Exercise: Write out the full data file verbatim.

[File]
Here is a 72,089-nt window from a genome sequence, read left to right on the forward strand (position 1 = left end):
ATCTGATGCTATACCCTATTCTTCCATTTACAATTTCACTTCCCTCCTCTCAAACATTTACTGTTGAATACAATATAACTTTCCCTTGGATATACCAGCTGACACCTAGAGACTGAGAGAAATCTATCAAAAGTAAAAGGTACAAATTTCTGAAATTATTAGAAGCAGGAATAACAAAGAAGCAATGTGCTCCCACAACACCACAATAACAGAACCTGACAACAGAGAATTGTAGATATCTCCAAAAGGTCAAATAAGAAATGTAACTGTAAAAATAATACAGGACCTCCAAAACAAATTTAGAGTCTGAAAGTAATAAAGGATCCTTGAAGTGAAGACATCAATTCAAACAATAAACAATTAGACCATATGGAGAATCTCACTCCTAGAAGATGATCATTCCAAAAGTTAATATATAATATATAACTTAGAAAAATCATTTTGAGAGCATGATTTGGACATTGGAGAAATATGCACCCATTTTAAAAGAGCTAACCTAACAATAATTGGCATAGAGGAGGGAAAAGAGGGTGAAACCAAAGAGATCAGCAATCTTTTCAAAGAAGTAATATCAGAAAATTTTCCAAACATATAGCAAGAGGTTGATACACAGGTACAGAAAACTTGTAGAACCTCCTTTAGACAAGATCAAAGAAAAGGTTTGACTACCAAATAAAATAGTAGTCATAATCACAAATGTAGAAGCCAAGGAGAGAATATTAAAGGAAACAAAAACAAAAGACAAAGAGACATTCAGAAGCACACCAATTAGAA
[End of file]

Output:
Here is a 72,089-nt window from a genome sequence, read left to right on the forward strand (position 1 = left end):
ATCTGATGCTATACCCTATTCTTCCATTTACAATTTCACTTCCCTCCTCTCAAACATTTACTGTTGAATACAATATAACTTTCCCTTGGATATACCAGCTGACACCTAGAGACTGAGAGAAATCTATCAAAAGTAAAAGGTACAAATTTCTGAAATTATTAGAAGCAGGAATAACAAAGAAGCAATGTGCTCCCACAACACCACAATAACAGAACCTGACAACAGAGAATTGTAGATATCTCCAAAAGGTCAAATAAGAAATGTAACTGTAAAAATAATACAGGACCTCCAAAACAAATTTAGAGTCTGAAAGTAATAAAGGATCCTTGAAGTGAAGACATCAATTCAAACAATAAACAATTAGACCATATGGAGAATCTCACTCCTAGAAGATGATCATTCCAAAAGTTAATATATAATATATAACTTAGAAAAATCATTTTGAGAGCATGATTTGGACATTGGAGAAATATGCACCCATTTTAAAAGAGCTAACCTAACAATAATTGGCATAGAGGAGGGAAAAGAGGGTGAAACCAAAGAGATCAGCAATCTTTTCAAAGAAGTAATATCAGAAAATTTTCCAAACATATAGCAAGAGGTTGATACACAGGTACAGAAAACTTGTAGAACCTCCTTTAGACAAGATCAAAGAAAAGGTTTGACTACCAAATAAAATAGTAGTCATAATCACAAATGTAGAAGCCAAGGAGAGAATATTAAAGGAAACAAAAACAAAAGACAAAGAGACATTCAGAAGCACACCAATTAGAA